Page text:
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The E-Dimension: Why Machine Learning Doesn’t Work Well for Some Problems?

Why Machine Learning Doesn’t Work Well for Some Problems?

Shahab Sheikh-Bahaei, Ph.D.*

Principal Data Scientist

Intertrust Technologies.


Machine Learning (ML) is closely related to computational statistics which focuses on prediction-making through the use of computers. ML is a modern approach to an old problem:  predictive inference. It makes an inference from “feature” space to “outcome/target” space. In order to work properly, an ML algorithm has to discover and model hidden relationships between the feature space and the outcome space and create links between the two. Doing so requires overcoming barriers such as feature noise (randomness of features due to unexplained mechanisms).

In this article we argue that “Emergence” is also a barrier for predictive inference. Emergence is a phenomenon through which a completely new entity arises (emerges) from interactions among elementary entities such that the emerged entity exhibits properties the elementary entities do not exhibit. We present the idea that success of machine learning, and predictive inference in general, can be adversely affected by the phenomena of emergence. We argue that this phenomena might be partially responsible for unsuccessful use of current ML algorithms in some situations such as stock markets.


Emergence is a fundamental concept in theories of complex systems [1] [2] . For example, consider the phenomenon of life as studied in biology. It is an emergent property of chemistry: life emerges from interactions between complex proteins. But life is more than just a collection of complex proteins. This is generally known as “the whole is more than sum of its parts.” Another example is psychological phenomena, which emerge from the neurobiological phenomena of living things. An emergent property of a system, is not a property of any of the primitive (elementary) parts of that system, but is still a feature of the system as a whole. 

My favorite example is ant colony: ants independently (autonomously) react to stimuli by producing chemical scents known as pheromones, which in turn leaves a trail for other ants. They don’t receive orders from the queen or any other ant, which means that the colony acts as a decentralized system. Ant colonies exhibit complex behaviors and a level of intelligence (known as swarm intelligence) far beyond any individual ant’s intelligence. For example, colonies routinely find optimal paths to food, create living bridges and boats by interlocking their bodies together and they find the maximum distance from all colony entrances to dispose of dead bodies.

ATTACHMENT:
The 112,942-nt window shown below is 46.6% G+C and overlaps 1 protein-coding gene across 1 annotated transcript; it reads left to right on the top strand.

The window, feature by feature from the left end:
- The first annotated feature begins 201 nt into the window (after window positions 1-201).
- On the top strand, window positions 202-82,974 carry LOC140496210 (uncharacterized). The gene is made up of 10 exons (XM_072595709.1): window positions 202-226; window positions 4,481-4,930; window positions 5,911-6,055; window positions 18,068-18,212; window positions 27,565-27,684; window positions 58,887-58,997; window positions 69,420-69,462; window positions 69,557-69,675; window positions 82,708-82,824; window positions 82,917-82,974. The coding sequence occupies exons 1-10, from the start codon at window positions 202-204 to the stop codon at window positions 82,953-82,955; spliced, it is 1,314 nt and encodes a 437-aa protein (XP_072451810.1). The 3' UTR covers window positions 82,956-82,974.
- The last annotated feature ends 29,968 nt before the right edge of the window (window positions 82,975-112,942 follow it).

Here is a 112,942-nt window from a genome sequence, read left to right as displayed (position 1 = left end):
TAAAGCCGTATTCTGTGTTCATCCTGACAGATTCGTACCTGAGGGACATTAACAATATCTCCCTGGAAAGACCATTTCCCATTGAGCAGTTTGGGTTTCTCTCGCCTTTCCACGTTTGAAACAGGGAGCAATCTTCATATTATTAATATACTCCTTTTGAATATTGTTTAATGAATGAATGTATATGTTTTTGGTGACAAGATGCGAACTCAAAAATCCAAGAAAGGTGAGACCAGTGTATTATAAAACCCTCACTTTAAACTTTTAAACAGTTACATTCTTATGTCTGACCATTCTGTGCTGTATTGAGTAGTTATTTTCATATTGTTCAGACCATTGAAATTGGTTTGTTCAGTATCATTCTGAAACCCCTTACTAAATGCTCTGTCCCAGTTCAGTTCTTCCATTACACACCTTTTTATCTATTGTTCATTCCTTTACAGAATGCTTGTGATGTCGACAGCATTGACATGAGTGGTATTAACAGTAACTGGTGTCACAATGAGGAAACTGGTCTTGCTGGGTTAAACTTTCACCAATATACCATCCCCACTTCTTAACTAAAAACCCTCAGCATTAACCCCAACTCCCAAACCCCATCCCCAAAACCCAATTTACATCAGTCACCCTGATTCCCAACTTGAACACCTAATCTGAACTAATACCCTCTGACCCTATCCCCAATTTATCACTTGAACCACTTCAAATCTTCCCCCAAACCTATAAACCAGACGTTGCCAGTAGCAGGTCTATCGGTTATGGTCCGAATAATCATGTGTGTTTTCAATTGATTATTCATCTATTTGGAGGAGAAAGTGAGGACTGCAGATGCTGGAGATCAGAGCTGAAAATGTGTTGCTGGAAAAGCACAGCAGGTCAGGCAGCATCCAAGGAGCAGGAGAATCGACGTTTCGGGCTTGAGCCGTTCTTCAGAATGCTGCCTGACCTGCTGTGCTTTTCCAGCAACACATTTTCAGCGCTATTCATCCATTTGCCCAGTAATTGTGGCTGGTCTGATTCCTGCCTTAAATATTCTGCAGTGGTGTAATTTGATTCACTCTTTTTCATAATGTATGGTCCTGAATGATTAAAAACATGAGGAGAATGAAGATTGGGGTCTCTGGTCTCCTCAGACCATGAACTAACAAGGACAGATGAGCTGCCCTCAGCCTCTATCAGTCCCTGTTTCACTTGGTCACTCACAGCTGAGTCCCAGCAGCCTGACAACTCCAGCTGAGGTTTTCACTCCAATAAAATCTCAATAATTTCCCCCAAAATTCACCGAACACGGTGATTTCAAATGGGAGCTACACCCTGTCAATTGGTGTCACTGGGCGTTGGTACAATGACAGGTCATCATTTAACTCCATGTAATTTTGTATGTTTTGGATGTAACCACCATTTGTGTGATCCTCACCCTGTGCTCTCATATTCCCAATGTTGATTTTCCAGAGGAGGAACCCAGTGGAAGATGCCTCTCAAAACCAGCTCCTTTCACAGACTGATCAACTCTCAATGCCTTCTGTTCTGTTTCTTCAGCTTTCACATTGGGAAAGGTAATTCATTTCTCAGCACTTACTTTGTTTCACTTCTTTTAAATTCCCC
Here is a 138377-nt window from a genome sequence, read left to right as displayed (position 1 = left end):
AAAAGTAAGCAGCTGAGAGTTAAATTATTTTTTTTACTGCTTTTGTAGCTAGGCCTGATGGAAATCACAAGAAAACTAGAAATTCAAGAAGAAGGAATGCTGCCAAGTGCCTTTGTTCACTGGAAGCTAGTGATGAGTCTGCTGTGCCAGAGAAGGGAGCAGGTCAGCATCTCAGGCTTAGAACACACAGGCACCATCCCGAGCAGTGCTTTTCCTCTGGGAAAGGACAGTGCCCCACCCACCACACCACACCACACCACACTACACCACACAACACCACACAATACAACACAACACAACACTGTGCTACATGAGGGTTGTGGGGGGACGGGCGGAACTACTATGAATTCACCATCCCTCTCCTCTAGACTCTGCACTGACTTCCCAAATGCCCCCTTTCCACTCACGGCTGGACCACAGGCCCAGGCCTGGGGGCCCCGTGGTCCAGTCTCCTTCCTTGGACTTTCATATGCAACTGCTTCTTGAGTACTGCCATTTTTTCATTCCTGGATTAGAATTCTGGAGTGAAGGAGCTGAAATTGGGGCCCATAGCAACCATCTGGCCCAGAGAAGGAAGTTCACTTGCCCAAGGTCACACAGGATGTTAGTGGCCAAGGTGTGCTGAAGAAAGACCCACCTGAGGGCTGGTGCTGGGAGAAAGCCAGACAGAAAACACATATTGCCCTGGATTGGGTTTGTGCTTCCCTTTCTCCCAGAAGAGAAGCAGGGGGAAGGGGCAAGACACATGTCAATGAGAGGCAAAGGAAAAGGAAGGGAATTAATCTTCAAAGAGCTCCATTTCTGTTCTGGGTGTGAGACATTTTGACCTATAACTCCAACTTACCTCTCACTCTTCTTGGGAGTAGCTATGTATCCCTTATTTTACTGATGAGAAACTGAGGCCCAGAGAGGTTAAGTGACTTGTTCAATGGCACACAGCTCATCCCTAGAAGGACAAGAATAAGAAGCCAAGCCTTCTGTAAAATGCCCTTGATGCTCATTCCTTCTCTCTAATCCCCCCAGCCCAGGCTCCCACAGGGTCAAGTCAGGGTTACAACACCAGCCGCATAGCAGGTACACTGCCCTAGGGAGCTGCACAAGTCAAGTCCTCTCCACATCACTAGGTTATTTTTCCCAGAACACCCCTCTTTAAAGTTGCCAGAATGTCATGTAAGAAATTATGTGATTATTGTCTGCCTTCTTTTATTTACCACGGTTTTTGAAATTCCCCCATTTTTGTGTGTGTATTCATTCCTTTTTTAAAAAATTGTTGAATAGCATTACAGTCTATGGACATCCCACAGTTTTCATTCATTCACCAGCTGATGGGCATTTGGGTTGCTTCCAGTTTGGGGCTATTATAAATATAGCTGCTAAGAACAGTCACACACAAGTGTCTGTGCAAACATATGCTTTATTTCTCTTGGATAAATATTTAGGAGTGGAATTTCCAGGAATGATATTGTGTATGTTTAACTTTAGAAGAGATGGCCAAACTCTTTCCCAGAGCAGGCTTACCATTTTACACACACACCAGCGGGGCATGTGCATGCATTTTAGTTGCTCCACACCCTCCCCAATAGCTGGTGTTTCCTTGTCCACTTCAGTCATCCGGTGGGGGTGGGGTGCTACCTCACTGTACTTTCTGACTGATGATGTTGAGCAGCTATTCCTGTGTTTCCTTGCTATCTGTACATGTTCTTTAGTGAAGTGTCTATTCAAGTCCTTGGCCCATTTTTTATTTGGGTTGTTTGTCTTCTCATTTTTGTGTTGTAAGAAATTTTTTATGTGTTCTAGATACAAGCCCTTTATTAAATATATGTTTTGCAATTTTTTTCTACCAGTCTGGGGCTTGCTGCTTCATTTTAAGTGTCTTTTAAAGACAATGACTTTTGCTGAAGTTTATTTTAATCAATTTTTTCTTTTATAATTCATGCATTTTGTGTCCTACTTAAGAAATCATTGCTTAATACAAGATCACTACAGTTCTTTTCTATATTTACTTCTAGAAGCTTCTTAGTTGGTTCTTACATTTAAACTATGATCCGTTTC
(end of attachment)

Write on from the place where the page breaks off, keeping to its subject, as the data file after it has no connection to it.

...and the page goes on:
Strong and Weak Emergence

In complex systems theory, philosophers describe two kinds of emergence phenomena: the newer notion of “weak emergence” and the older notion of “strong emergence” [2] [3] . Weak emergence occurs when the emergent properties can be understood by observing or simulating the system, and not by any process of a priori analysis. On the other hand, in strong emergence the emergent qualities are irreducible to the system’s part (the system is other than the sum of its parts). Unlike weak emergence, a strong emergent phenomenon cannot be simulated by a computer (at least by today’s systems). An example of such emergence is water, properties of which are unpredictable even after a study of the properties of its integral atoms: hydrogen and oxygen.


Figure 1. Hypothetical example of the E-Dimension concept. Emergence phenomena can be considered as a barrier for making predictive inferences. The further away the target is from features along this dimension, the less information the features provide about the target. The figure shows an example of predicting organism level properties (target) using molecular and physicochemical properties (feature space).

The E-Dimension

We propose that, in predictive inference context, emergence can be thought of as a dimension. As we go further along this dimension, emergent properties begin to appear. A hypothetical example is shown in Figure 1.  As discussed above, emergence creates barriers for making predictive inferences, as a result one should be mindful of the emergence phenomena when making predictive inference.

The barrier is stronger when it consists of several levels (layers) of emergent phenomena (we call them E-layers). To better explain this notion, let P be a physical state caused by another physical state Q. Let E be an emergent property that supervene on physical state P (e.g. primitive intelligence supervenes on interactions among neurons caused by biochemical properties and signaling pathways). Let E* be another emergent property supervene on base property P* where P* is caused by E (e.g. social behavior which supervenes on emotional intelligence/self-awareness caused by primitive intelligence). To make predictive inference from Q to P, there’s no emergence barrier, thus no E-layer needs to be crossed. However, inferencing from Q to E (e.g. predicting properties of intelligence using biochemical features), means crossing at least 1 E-layer, and from Q to E* (e.g. predicting properties of social behavior using biochemical features), at least 2 E-layers.